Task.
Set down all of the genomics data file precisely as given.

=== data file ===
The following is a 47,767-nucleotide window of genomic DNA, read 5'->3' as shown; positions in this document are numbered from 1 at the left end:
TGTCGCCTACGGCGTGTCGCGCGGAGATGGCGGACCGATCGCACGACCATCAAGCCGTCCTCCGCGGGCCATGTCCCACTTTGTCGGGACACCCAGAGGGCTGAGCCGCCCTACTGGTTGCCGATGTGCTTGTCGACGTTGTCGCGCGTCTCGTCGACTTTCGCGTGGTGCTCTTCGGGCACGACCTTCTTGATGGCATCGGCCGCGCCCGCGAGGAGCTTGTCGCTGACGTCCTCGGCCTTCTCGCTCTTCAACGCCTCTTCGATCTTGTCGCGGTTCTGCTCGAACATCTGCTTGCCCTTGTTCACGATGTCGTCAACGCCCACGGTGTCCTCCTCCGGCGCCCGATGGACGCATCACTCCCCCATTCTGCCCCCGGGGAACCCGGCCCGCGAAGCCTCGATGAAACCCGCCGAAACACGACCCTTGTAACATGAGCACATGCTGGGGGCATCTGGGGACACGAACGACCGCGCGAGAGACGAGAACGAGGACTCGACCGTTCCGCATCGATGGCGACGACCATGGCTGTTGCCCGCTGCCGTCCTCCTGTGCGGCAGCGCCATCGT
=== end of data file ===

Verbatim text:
The following is a 47,767-nucleotide window of genomic DNA, read 5'->3' as shown; positions in this document are numbered from 1 at the left end:
TGTCGCCTACGGCGTGTCGCGCGGAGATGGCGGACCGATCGCACGACCATCAAGCCGTCCTCCGCGGGCCATGTCCCACTTTGTCGGGACACCCAGAGGGCTGAGCCGCCCTACTGGTTGCCGATGTGCTTGTCGACGTTGTCGCGCGTCTCGTCGACTTTCGCGTGGTGCTCTTCGGGCACGACCTTCTTGATGGCATCGGCCGCGCCCGCGAGGAGCTTGTCGCTGACGTCCTCGGCCTTCTCGCTCTTCAACGCCTCTTCGATCTTGTCGCGGTTCTGCTCGAACATCTGCTTGCCCTTGTTCACGATGTCGTCAACGCCCACGGTGTCCTCCTCCGGCGCCCGATGGACGCATCACTCCCCCATTCTGCCCCCGGGGAACCCGGCCCGCGAAGCCTCGATGAAACCCGCCGAAACACGACCCTTGTAACATGAGCACATGCTGGGGGCATCTGGGGACACGAACGACCGCGCGAGAGACGAGAACGAGGACTCGACCGTTCCGCATCGATGGCGACGACCATGGCTGTTGCCCGCTGCCGTCCTCCTGTGCGGCAGCGCCATCGT